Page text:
From champagne lunches to extravagant offices, the ad industry might have been a “madhouse” back in the late 90s but it’s what enticed a young Vineet Raheja into the creative world.
With fond memories of his summer at university, his best friend’s parents ran their own creative agency and the duo had the opportunity to dabble in anything from working on live briefs to crafting logos.
With an aquarium – that he says were full of piranhas – beneath the floors and an African parrot owned by his friend’s dad, he was dazzled by the creative buzz flowing through the agency’s quirky office.
“It’s how crazy agency offices used to be back in the 90s”, he laughs. “It’s only then I realised, actually, this is a cool job, somebody is paying you to have fun and this could be a really good career choice!”
Mesmerised by the ad industry, he went on to do a postgraduate degree in advertising and communications and was soon snapped up by J Walter Thompson – now known as Wunderman Thompson – for a graduate programme called “Windows”, which was considered then as the “university of advertising.”
After stints working at a mix of large network agencies, such as McCann, to creative independents like HHCL, he’s since racked up over 20 years’ experience in the advertising industry.
But two and a half years ago, he decided to switch things up and moved from the ad agency world to an in-house role at ITV Commercial as head of creative of its Nations & Regions offering.
Like many people during Covid, he pondered what he wanted to change about his career. “I had done advertising all my life,” he says. “I still wanted to do a creative role but I wanted to broaden my creative horizons.”
Although most creatives tend to steer away from in-house roles, he believes mainly out of fear of being stuck working on one brand without variety, with ITV it was different.
“Advertising is all about building brands and the best brands are those that reflect the culture. I thought ITV (with its various platforms) is so uniquely placed as a brand itself to help other brands tap into that popular culture.”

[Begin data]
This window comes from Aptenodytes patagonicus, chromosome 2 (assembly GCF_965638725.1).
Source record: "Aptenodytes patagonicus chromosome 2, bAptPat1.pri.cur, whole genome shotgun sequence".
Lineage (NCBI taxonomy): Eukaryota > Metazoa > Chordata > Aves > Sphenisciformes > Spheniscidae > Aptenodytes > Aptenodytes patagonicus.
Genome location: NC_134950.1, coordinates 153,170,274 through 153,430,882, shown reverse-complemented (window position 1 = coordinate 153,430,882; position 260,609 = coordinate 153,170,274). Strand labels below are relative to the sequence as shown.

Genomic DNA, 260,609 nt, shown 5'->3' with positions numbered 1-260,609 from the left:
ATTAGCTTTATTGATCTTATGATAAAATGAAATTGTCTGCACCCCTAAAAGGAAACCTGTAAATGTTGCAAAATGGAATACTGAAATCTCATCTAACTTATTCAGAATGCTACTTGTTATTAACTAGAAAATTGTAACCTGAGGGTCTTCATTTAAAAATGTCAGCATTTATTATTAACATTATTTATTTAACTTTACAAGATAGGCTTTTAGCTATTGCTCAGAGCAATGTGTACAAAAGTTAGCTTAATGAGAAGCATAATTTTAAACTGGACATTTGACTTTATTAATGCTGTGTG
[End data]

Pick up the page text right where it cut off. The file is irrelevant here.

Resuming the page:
Based at ITV’s MediaCity offices, he now leads both the creative development and creative production teams across the nine offices that make up its nations and regions team.
The creative development team comes up with big partnership ideas and sponsorship campaigns. “We don’t just work on one brand; because I work on the commercial side, it means we work with over 1,000 brands,” he explains. “No ad agency will have that many brands on their roster!”
The creative production team makes over a thousand ads a year, this could range from creating an AV asset for new-to-TV brands to producing idents for regional sponsorships. They act as a one-stop-shop for creative production across all nine regional offices.
Although no two days are the same working for ITV, there are “pros and cons” for both agency and in-house roles when it comes to creativity.
“We get a variety of brands, complementing their brand creative with partnerships and sponsorships. We help them make the most of our shows, talent, formats and culture that we, as ITV, have as a brand.
“But we don’t have the opportunity to really get under the skin of the brand with the expansive thinking that agencies do. Equally, they get the expansive thinking but they might be wishing for more variety!”
“It was a real labour of love”
One of the “biggest” partnerships ITV Commercial has done in the nations and regions and one of his personal favourite creative projects is ITV’s partnership with People’s Postcode Lottery. The campaign recently picked up a bronze award for Best Media Idea over £1m at the Media Week Awards, fighting off tough competition from other brands.
With a cast of thousands behind the scenes, the campaign aimed to make a “big splash” about People’s Postcode Lottery’s £16.9m mega prize pot up for grabs in December 2022.